"It is firmly established that a police officer is justified in stopping a motor vehicle when he has an articulable and reasonable suspicion that the driver has committed a motor vehicle offense." Locurto, supra, 157 N.J. at 470 (quoting State v. Smith, 306 N.J. Super. 370, 380 (App. Div. 1997)). To meet this standard, the State "need not establish that the move actually affected traffic." State v. Williamson, 138 N.J. 302, 304 (1994). "[T]he State need prove only that the police lawfully stopped the car, not that it could convict the driver of the motor vehicle offense." Ibid.
Defendant contends that he did not execute an illegal U-turn because he did not engage in the proscribed conduct articulated in N.J.S.A. 39:4-125,*fn1 given that Route 9 was not marked with a "no U turn" sign. Thus, defendant argues McNally did not have a reasonable and articulable suspicion to stop defendant for a motor vehicle violation. This argument disregards the fact that McNally also charged defendant with the failure to comply with a police officer's directions, in violation of N.J.S.A. 39:4-57.*fn2 McNally, using hand signals, instructed defendant to proceed north in the southbound lane of Route 9. As found by the trial court, defendant clearly understood this instruction as he drove in the correct direction before turning his car around and proceeding against the flow of traffic created by McNally. The trial court determined that it was or should have been clear to defendant that traffic was not permitted to proceed southbound on that portion of Route 9 at the time defendant turned his car around. Thus, when defendant reversed his direction and proceeded in the face of oncoming traffic, McNally had a reasonable and articulable basis to stop defendant because defendant had in fact failed to comply with McNally's instruction in violation of N.J.S.A. 39:4-57.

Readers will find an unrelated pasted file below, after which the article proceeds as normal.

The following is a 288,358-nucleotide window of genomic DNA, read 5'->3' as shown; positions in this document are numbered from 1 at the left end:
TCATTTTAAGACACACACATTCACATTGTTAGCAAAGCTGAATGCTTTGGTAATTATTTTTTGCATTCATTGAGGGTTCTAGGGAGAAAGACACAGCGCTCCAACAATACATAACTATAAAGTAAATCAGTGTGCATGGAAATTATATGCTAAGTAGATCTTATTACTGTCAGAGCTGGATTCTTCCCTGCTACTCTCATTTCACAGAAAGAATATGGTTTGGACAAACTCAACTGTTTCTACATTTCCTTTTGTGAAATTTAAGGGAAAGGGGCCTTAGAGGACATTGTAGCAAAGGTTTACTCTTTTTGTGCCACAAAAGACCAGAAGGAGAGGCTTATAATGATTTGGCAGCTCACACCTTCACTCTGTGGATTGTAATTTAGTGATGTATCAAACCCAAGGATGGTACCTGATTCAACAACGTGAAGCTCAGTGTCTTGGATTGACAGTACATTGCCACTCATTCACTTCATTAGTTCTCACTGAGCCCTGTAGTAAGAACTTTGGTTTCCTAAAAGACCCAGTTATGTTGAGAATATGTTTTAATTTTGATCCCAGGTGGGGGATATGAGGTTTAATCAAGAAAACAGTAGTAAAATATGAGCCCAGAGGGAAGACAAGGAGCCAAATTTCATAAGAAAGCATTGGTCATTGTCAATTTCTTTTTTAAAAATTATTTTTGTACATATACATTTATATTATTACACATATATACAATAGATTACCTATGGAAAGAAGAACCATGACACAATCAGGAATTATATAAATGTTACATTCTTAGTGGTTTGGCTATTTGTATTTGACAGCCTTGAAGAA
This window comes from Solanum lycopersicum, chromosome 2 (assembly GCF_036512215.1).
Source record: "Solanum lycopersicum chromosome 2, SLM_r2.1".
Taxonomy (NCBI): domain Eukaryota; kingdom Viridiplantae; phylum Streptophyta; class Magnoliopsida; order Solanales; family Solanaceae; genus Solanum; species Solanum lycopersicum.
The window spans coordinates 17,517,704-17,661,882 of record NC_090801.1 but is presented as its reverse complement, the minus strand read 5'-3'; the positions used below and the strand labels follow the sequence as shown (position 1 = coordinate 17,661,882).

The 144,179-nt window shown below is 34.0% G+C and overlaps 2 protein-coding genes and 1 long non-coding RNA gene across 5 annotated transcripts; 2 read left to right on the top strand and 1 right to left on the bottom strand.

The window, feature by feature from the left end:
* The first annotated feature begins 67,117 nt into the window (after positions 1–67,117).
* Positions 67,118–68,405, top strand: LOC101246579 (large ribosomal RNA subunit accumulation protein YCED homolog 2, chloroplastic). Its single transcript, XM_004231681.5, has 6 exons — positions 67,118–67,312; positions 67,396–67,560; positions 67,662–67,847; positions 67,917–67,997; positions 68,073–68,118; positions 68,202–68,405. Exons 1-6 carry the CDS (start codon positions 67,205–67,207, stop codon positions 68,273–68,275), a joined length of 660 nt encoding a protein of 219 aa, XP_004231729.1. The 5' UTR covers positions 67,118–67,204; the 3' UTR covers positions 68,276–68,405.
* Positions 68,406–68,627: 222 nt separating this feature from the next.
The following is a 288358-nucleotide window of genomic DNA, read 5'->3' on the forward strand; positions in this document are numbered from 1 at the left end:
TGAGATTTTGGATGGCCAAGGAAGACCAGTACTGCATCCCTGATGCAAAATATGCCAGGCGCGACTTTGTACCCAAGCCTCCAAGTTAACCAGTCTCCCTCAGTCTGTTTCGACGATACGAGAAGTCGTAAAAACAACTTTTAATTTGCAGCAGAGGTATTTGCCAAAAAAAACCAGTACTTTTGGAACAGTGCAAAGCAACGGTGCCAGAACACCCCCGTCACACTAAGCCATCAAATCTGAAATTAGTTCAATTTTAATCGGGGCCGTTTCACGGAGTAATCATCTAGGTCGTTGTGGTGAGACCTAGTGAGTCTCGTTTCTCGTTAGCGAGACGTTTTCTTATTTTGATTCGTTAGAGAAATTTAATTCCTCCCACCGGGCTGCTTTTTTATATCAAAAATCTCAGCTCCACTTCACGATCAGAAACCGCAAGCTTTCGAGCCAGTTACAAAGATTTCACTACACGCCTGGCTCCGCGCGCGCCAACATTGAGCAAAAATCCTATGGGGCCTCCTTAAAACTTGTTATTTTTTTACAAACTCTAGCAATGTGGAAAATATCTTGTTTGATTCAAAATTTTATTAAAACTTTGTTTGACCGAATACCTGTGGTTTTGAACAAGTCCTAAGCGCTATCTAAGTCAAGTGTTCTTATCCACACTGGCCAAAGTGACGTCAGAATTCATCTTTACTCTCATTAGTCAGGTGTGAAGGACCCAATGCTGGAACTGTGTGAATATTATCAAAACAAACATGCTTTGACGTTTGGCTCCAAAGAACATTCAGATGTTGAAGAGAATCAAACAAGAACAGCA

Defendant contended that he complied with McNally's "only directive" by momentarily proceeding north in the southbound lane and that he, therefore, did not commit a violation. While it is true that McNally did not instruct defendant not to make a U-turn, the literal interpretation suggested by defendant is nonsensical. The obvious purpose of the instruction was to prevent southbound traffic. Defendant plainly defied the officer's direction.
Even if defendant literally complied with McNally's instructions, under the above-described circumstances, McNally's belief that defendant did not comply with his instructions was reasonable and justified him stopping defendant for violating either N.J.S.A. 39:4-57 or 39:4-125. The State did not have to prove that defendant committed a motor vehicle offense; the State merely had to demonstrate that McNally reasonably suspected that defendant had committed a motor vehicle violation. Williamson, supra, 138 N.J. at 304. The reasonableness of McNally's conduct under the circumstances presented in this case is unassailable. Because McNally lawfully stopped defendant, the fruits that flowed from his inquiries and subsequent search of defendant were lawfully obtained and not required to be suppressed. See Wong Sun v. United States, 371 U.S. 471, 488, 83 S.Ct. 407, 417, 9 L.Ed. 2d 441, 456 (1963).
Defendant's second argument also lacks merit. Defendant asserts that the strip search leading to the identification of the controlled dangerous substance in his underwear was unlawful because the criteria of New Jersey's strip search statute, N.J.S.A. 2A:161A-1, were not met. N.J.S.A. 2A:161A-1 provides: